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Attorney General Outlines New Drug Sentencing Reforms

The Justice Department will avoid charging certain low-level and nonviolent drug offenders with crimes that carry mandatory minimums. Attorney General Eric Holder announced this week that the policy shift will allow certain defendants — those without ties to large-scale organizations, gangs or cartels — to avoid mandatory minimum sentences.

Holder also announced that the Justice Department is giving U.S. attorneys throughout the country a greater amount of prosecutorial discretion. Feeling that some issues are best handled at the state or local level, Holder has directed U.S. attorneys to develop specific, locally-tailored guidelines to determine when federal charges should be filed, and when they should not.

The plan intends to lower the overall federal prison population. As part of that same measure, elderly prisoners who committed no violent crimes and served a significant portion of their sentences may be eligible for early release.

Under the drug policy, defendants would be charged with offenses for which the accompanying sentences are better suited to their individual conduct, rather than excessive prison terms more appropriate for violent criminals or drug kingpins.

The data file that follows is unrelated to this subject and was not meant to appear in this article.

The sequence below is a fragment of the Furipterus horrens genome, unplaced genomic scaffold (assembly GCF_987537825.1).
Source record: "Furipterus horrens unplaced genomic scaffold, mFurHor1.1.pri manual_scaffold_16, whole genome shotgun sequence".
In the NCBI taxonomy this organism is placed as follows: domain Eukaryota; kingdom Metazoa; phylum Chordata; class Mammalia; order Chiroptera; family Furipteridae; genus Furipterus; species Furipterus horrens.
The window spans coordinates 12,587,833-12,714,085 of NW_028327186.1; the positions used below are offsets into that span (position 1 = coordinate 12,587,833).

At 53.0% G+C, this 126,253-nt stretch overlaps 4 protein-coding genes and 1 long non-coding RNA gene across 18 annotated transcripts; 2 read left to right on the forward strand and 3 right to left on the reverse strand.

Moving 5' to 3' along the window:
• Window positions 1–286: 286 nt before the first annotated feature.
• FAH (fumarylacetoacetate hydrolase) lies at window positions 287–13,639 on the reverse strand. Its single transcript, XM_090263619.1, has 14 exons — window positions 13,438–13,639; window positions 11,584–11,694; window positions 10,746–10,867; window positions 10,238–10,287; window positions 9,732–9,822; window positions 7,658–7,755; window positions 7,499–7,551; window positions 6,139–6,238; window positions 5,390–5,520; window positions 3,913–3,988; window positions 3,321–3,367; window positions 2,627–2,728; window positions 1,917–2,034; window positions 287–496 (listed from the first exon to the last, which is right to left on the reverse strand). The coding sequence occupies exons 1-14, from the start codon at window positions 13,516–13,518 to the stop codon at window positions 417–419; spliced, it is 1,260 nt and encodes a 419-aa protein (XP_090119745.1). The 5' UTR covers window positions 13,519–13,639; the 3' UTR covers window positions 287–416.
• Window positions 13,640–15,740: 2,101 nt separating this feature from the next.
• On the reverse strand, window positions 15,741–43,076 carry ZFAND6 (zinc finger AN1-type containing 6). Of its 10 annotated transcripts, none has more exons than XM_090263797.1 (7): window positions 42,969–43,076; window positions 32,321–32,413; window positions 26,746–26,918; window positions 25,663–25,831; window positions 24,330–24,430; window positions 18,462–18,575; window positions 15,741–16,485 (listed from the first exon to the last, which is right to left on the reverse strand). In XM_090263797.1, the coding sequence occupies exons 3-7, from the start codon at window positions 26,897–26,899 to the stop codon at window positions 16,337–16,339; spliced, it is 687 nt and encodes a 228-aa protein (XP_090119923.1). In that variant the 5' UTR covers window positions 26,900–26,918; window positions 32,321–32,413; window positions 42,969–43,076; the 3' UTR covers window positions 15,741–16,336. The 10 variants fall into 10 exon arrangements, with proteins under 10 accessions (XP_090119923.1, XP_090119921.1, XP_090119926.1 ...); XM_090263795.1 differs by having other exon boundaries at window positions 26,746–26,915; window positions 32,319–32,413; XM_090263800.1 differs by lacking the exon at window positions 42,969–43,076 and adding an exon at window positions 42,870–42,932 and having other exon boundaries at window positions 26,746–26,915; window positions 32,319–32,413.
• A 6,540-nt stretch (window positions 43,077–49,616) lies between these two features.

Attempting to correct “unfairness in the justice system,” Holder’s plan for the Department of Justice seeks to avoid the harsh imposition of strict mandatory minimum sentences for minor drug offenders by encouraging alternatives to incarceration and “compassionate release” for non-violent, elderly offenders.

One of the key elements to Holder’s proposal is that drug quantities will now be omitted for minor offenses. This seeks to avoid imposing mandatory minimums which are often based on the weight of drugs associated with the crime. However, the omission of drug weights will be allowed provided the defendant’s crime was non-violent, did not involve a weapon, did not involve sales to minors, ties to gangs or cartels and was not preceded by a significant criminal history.

Policy-wise, this would ensure prosecutors use discretion to cut sentences short only for mostly non-violent, first-time offenders with no gang ties.

This new policy for federal prosecutors does not affect the legality of current federal mandatory minimums, only how prosecutors use their discretion to impose or avoid them. These minimum punishments for drug crimes will not change until Congress changes the laws.

Various state and local jurisdictions have drug diversion programs that allow non-violent or first-time offenders to avoid jail by involving themselves in counseling and/or community service in exchange for the suspension of their sentences.

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